On MacOS, they are typically:


Handling file names

Using the tilde:


Spaces in graphics file name:

[ ... ]
\includegraphics{A file with spaces}

Period/dot in graphics file name:


Spaces in input file name:

\input{"File\space Of\space Mine"}


For journal articles, use bibtex template provided by publisher (not biblatex). Biblatex is helpful in the drafting stage, in that missing references are indicated by their .bib key rather than "??" in citations as with bibtex. It is simple to change out biblatex with bibtex for publication.


The code below is included in the preamble file here. Example usage:



Loading the package:

    natbib                      % for citation
    citestyle=authoryear,       % for citation
    maxcitenames=2,             % for citation
    uniquelist=false,           % for citation
    uniquename=false,           % for citation
    sorting=nyt,                % for bibliography
    date=year,                  % for bibliography
    bibstyle=ieee,              % for bibliography
    maxbibnames=99,             % for bibliography

Last names first:


Use hanging indentation:


Create doi links in bibliography:


Also in the preamble, specify location of .bib file:


Main document

Change bibliography title:


No bibliography title:


Multiple bibliographies:

\section*{Section 1}

Natbib and bibtex

natbib and bibtex (instead of biblatex) still required for journal submissions.

Don't print reference section title


Don't print reference section title at all (with natbib)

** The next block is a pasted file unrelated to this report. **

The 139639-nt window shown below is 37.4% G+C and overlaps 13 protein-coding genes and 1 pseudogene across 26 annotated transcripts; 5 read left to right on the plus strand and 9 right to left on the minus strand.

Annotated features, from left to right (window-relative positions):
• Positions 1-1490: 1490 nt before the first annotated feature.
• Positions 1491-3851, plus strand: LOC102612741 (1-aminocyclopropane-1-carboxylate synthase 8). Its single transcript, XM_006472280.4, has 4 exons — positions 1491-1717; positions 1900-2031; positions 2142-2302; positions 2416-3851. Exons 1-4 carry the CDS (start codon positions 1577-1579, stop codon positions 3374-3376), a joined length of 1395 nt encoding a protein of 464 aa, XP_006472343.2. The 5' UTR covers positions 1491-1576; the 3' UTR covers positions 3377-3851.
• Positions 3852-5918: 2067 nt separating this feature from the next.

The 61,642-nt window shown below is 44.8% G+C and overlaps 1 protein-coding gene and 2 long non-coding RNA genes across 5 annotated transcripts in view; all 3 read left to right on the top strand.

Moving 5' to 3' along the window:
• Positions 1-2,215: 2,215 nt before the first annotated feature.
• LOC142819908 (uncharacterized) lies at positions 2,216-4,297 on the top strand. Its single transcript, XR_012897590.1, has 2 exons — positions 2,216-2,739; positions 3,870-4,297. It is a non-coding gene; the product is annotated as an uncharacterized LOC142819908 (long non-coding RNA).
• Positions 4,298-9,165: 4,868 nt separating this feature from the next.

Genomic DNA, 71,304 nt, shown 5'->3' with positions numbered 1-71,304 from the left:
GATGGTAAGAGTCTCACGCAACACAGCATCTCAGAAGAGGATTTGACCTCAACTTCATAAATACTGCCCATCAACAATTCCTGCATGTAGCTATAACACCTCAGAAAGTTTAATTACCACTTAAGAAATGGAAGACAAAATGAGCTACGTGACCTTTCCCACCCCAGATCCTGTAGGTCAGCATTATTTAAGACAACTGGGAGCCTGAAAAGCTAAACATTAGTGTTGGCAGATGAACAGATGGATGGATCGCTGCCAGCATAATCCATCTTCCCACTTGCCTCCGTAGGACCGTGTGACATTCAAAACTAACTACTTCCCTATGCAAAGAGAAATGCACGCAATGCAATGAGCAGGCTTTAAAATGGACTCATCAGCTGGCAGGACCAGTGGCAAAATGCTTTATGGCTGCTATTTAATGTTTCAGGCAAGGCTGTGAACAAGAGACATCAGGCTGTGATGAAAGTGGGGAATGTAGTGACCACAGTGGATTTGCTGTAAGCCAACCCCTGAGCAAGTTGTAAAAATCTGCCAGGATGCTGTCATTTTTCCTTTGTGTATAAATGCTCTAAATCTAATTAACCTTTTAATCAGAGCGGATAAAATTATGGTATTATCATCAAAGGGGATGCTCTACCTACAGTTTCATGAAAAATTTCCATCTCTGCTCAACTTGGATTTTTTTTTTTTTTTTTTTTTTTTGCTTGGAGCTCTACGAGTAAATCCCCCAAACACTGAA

Don't show reference section title on TOC


Reference section title as section head


Extracting subset of bibliographies

E.g., for distribution with tex file. Use bibtool.

To build, download and unpack

make --file=makefile.unx
sudo make --file=makefile.unx install
sudo make --file=makefile.unx
make --file=makefile.unx clean

To build docs:

cd doc

To use:

bibtool -x file.aux -o refs.bib

Unicode characters in .bib file

First, try importing:


If this is insufficient, try substituting each problematic unicode character:

\DeclareUnicodeCharacter{2202}{ }

To find which specific characters are causing problems, a great macro that can be placed in the preamble is introduced here:


      % Remove prefix "\u8:"
      % Extract Unicode char from command name
      % (utf8.def does not support surrogates)
      \StringEncodingConvert\x\x{utf8}{utf16be}% convert to UTF-16BE
      % Hexadecimal representation
      % Enhanced error message
      \PackageError{inputenc}{Unicode\space char\space \string#1\space
                              not\space set\space up\space
                              for\space use\space with\space LaTeX}\@eha

Download this preamble file here. Example usage:


Then monitor the .log file to check the offending character(s).

Cross referencing with xr

If you have two files, master.tex and supportinginfo.tex, you would include these in your respective preambles:





Deleting .aux and extra files (for both .tex files) prior to compiling may be necessary when there are errors.

Spell/grammar check

Apart from spell checking or grammar checking (using Language Tool), another option is to export an ASCII file using detex and opening the file in MS Word. In a shell command line:

detex master.tex intro.tex methods.tex results.tex conclusions.tex > alltext.txt

Alternatively, you can export to a Rich Text Format (.rtf) file to open in MS Word using pandoc:

pandoc master.tex -o output.rtf --bibliography references_1.bib -s

These methods can also provide an (very) approximate character or word count. (?)


Put \batchmode at the top of your .tex file (or \nonstopmode for more verbose output) to avoid stopping when there is an error.

To avoid having to repeat pdflatex, bibtex, pdflatex, and pdflatex, use latexmk:

latexmk -pdf texfile

On Max OS X, latexmk can be installed with texlive.

Generated by Org-mode 9.2.3 with Emacs 26